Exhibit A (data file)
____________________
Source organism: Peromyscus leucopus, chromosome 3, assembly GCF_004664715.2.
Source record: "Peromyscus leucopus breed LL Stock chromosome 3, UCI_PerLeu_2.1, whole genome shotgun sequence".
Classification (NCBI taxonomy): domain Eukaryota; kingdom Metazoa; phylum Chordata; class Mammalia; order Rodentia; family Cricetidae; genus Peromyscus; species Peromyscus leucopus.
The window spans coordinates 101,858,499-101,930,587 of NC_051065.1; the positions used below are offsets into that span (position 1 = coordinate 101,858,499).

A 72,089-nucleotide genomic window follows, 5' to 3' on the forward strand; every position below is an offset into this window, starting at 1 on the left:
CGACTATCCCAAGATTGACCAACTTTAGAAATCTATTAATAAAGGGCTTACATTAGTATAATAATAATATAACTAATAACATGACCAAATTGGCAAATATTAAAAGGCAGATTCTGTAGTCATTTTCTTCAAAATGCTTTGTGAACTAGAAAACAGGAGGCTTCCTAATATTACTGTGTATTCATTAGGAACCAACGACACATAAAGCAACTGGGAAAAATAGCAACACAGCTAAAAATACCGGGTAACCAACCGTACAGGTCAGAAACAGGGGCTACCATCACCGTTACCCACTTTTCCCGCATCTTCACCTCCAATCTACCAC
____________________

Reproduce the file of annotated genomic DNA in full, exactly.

Source organism: Peromyscus leucopus, chromosome 3, assembly GCF_004664715.2.
Source record: "Peromyscus leucopus breed LL Stock chromosome 3, UCI_PerLeu_2.1, whole genome shotgun sequence".
Classification (NCBI taxonomy): domain Eukaryota; kingdom Metazoa; phylum Chordata; class Mammalia; order Rodentia; family Cricetidae; genus Peromyscus; species Peromyscus leucopus.
The window spans coordinates 101,858,499-101,930,587 of NC_051065.1; the positions used below are offsets into that span (position 1 = coordinate 101,858,499).

A 72,089-nucleotide genomic window follows, 5' to 3' on the forward strand; every position below is an offset into this window, starting at 1 on the left:
CGACTATCCCAAGATTGACCAACTTTAGAAATCTATTAATAAAGGGCTTACATTAGTATAATAATAATATAACTAATAACATGACCAAATTGGCAAATATTAAAAGGCAGATTCTGTAGTCATTTTCTTCAAAATGCTTTGTGAACTAGAAAACAGGAGGCTTCCTAATATTACTGTGTATTCATTAGGAACCAACGACACATAAAGCAACTGGGAAAAATAGCAACACAGCTAAAAATACCGGGTAACCAACCGTACAGGTCAGAAACAGGGGCTACCATCACCGTTACCCACTTTTCCCGCATCTTCACCTCCAATCTACCAC